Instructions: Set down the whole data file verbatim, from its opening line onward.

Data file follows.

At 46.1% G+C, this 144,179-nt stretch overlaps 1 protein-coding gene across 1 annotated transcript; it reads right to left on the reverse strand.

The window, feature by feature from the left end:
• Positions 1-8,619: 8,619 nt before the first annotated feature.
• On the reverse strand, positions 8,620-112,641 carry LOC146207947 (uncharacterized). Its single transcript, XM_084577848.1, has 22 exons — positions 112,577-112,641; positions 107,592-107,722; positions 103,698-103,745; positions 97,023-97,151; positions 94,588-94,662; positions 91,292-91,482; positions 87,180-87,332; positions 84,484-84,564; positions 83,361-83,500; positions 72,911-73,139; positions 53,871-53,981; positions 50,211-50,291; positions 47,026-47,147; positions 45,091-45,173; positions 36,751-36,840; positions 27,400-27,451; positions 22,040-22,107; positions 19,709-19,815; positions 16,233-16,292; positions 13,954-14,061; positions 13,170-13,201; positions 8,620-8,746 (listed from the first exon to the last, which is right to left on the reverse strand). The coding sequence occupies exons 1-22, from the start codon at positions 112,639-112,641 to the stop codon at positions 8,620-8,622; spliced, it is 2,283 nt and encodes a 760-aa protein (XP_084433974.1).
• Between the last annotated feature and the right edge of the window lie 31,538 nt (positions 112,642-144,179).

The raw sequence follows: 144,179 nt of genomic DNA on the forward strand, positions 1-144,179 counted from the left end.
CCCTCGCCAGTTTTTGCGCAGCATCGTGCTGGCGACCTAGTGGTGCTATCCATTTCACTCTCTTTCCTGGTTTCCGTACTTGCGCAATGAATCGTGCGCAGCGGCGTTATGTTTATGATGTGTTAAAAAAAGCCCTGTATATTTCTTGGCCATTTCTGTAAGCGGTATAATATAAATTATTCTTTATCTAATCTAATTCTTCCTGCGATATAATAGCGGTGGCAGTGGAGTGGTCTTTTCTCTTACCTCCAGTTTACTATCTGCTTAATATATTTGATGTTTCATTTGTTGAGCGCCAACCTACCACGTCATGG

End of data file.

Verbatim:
At 46.1% G+C, this 144,179-nt stretch overlaps 1 protein-coding gene across 1 annotated transcript; it reads right to left on the reverse strand.

The window, feature by feature from the left end:
• Positions 1-8,619: 8,619 nt before the first annotated feature.
• On the reverse strand, positions 8,620-112,641 carry LOC146207947 (uncharacterized). Its single transcript, XM_084577848.1, has 22 exons — positions 112,577-112,641; positions 107,592-107,722; positions 103,698-103,745; positions 97,023-97,151; positions 94,588-94,662; positions 91,292-91,482; positions 87,180-87,332; positions 84,484-84,564; positions 83,361-83,500; positions 72,911-73,139; positions 53,871-53,981; positions 50,211-50,291; positions 47,026-47,147; positions 45,091-45,173; positions 36,751-36,840; positions 27,400-27,451; positions 22,040-22,107; positions 19,709-19,815; positions 16,233-16,292; positions 13,954-14,061; positions 13,170-13,201; positions 8,620-8,746 (listed from the first exon to the last, which is right to left on the reverse strand). The coding sequence occupies exons 1-22, from the start codon at positions 112,639-112,641 to the stop codon at positions 8,620-8,622; spliced, it is 2,283 nt and encodes a 760-aa protein (XP_084433974.1).
• Between the last annotated feature and the right edge of the window lie 31,538 nt (positions 112,642-144,179).

The raw sequence follows: 144,179 nt of genomic DNA on the forward strand, positions 1-144,179 counted from the left end.
CCCTCGCCAGTTTTTGCGCAGCATCGTGCTGGCGACCTAGTGGTGCTATCCATTTCACTCTCTTTCCTGGTTTCCGTACTTGCGCAATGAATCGTGCGCAGCGGCGTTATGTTTATGATGTGTTAAAAAAAGCCCTGTATATTTCTTGGCCATTTCTGTAAGCGGTATAATATAAATTATTCTTTATCTAATCTAATTCTTCCTGCGATATAATAGCGGTGGCAGTGGAGTGGTCTTTTCTCTTACCTCCAGTTTACTATCTGCTTAATATATTTGATGTTTCATTTGTTGAGCGCCAACCTACCACGTCATGG